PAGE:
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Andres Gimeno — Good Things Come To Those Who Wait

Matt Zemek

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Aaron Doster - USA TODAY Sports

The emergence of Kevin Anderson forms a context in which younger tennis fans can appreciate the story of Andres Gimeno.

Anderson is a very rare creature in men’s tennis in the Open Era. He has made his first two major finals after turning 30.

Some perspective: Arthur Ashe is the oldest first-time Wimbledon champion among men’s tennis players in the Open Era, just five days short of his 32nd birthday in 1975. Anderson would have had a chance to top Ashe in the 2018 Wimbledon final, but he lost to Novak Djokovic. Nevertheless, it has been inspiring to see Anderson search and persist and fight to reach a higher level as a tennis player and ultimately succeed. He walked through many valleys and deserts in his 20s, but now he is playing the best tennis of his life. He also made his debut appearance at the ATP Finals and did well, reaching the semifinal round.

Not many other players in the Open Era can cite a similar post-30 emergence… but Andres Gimeno can. His story should not be forgotten among the players we are profiling in our holiday tennis history series at Tennis With An Accent.

To be precise — and fair — to everyone involved in a rendering of tennis history, it’s not as though Gimeno struggled in his 20-something years the way Anderson did. Gimeno didn’t get to play in the Open Era until he was in his 30s. He made the finals of multiple professional-circuit major tournaments in the mid-1960s. However, he never lifted a championship trophy at those events. He had never won any of the majors as an amateur before turning pro, so when the Open Era dawned in 1968, Gimeno — constantly in the hunt at the important tournaments he played throughout his career — was still waiting for that crowning moment.

As the 1972 tennis season began, Gimeno was 34 years old. Time was not exactly on his side. Moreover, 1971 was easily his worst Open Era season at the majors. In 1968, he reached the semifinals of Roland Garros, the first major tournament held in the Open Era. In 1969, he reached the Australian Open final and lost to Rod Laver in The Rocket’s Grand Slam season. In 1970, he reached the semis at Wimbledon, his best Open Era result at The Championships. 1971 was a disaster, with nothing better than a second-round showing on the slate.

The smart money did not point to Gimeno at any of the four majors in 1972. Ilie Nastase was the ascendant player of that year, with Stan Smith also at the top of his game. Ken Rosewall still had something left in the tank. John Newcombe ended 1971 alongside Smith at the top of the sport. “Newk” did not flourish in 1972, but at the start of that season, he figured to be at the head of the pack. A man named Laver was still relevant, still capable of producing magic — maybe not as often as he did in the heart of his prime, but still enough to dazzle audiences.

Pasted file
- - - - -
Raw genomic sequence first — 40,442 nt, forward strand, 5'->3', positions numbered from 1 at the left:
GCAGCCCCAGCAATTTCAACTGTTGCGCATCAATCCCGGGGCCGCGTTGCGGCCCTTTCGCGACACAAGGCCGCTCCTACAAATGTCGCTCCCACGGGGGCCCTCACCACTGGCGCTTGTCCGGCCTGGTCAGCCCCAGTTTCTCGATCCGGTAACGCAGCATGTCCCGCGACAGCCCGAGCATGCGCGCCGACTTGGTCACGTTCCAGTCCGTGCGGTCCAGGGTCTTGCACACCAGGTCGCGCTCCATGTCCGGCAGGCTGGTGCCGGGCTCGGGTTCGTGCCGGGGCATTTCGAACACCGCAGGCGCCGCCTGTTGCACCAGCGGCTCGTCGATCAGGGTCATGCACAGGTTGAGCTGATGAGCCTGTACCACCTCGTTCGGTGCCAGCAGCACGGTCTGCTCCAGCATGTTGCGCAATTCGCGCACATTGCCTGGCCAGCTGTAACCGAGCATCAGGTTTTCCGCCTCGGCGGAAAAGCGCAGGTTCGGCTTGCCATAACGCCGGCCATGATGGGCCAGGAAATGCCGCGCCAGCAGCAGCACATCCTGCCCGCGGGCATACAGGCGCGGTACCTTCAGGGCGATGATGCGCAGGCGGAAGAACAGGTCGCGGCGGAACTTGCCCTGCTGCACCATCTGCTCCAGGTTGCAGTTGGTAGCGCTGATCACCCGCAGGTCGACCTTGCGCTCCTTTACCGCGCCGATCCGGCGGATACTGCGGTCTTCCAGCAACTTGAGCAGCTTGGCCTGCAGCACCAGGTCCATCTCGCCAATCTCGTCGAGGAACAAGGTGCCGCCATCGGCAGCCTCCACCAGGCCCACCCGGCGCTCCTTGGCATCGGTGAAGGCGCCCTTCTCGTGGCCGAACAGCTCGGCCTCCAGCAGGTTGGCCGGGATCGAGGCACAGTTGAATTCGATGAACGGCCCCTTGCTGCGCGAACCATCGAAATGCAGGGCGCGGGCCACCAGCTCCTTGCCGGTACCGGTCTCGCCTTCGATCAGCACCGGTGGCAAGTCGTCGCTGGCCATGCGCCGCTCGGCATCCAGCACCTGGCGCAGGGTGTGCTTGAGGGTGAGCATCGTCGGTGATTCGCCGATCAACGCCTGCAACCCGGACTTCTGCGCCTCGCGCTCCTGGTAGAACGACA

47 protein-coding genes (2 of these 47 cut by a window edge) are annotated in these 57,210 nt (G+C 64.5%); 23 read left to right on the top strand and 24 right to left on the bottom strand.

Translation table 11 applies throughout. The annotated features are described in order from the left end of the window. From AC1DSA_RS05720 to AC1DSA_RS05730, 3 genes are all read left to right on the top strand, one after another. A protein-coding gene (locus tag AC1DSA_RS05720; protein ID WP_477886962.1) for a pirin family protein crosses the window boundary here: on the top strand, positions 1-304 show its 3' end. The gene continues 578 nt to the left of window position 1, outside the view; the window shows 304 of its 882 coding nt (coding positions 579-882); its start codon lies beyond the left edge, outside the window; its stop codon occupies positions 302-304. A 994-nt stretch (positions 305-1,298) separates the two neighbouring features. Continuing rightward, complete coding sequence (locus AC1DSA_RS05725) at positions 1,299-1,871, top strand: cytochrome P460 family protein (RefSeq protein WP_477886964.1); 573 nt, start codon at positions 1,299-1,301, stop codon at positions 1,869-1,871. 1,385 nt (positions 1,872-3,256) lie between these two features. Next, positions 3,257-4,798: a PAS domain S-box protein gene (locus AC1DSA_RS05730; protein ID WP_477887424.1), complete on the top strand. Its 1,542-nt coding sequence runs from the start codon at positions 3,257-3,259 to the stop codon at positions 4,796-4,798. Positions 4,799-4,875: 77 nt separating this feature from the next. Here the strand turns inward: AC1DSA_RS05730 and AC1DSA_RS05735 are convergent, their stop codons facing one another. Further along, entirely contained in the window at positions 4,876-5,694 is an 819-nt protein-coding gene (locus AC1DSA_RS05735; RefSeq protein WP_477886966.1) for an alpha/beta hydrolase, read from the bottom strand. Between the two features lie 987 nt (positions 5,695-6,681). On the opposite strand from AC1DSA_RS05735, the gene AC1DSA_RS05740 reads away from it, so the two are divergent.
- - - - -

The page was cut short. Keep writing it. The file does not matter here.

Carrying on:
From this crowded field, which included other great players such as Ashe and Tom Okker and eventual three-time major winner Jan Kodes, Gimeno emerged. The Spaniard produced his best Open Era season, winning four titles.

One of them came at Roland Garros.

Let’s say something about the 1972 Roland Garros quarterfinalists: While none of those eight men won more than three majors, five of them managed to win at least one before their careers ended: Adriano Panatta was there. Kodes, the defending champion from 1971, was there. Manuel Orantes was in Paris, as was Smith.

Gimeno defeated Smith in the quarters, future Wimbledon finalist Alex Metreveli in the semis, and then Frenchman Patrick Proisy in front of a crowd pulling for Gimeno’s opponent.

The road was hardly easy in those three matches. None of them were straight-setters, and Gimeno needed five sets in his semifinal triumph over Metreveli. Nevertheless, at age 34, a man who had been toiling in the salt mines of top-tier tennis for a decade and a half finally found enough form and focus to cross that last hurdle. Gimeno closed down Proisy in four sets to win the 1972 Roland Garros men’s final and exult.

Today, Gimeno remains the oldest first-time men’s major singles champion of the Open Era.

Kevin Anderson’s golden age began at 31. Andres Gimeno’s golden season in 1972 unfolded at age 34.

When coaches, teachers, life mentors, or loved ones tell you to never stop pursuing your dreams, few human beings can point to the wisdom and accuracy of that advice more than Andres Gimeno.

Matt Zemek is the co-editor of Tennis With An Accent with Saqib Ali. Matt is the lead writer for the site and helps Saqib with the TWAA podcast, produced by Radio Influence at radioinfluence.com. Matt has written professionally about men's and women's tennis since 2014 for multiple outlets: Comeback Media, FanRagSports, and independently at Patreon, where he maintains a tennis site. You can reach Matt by e-mail: mzemek@hotmail.com. You can find him on Twitter at @mzemek.

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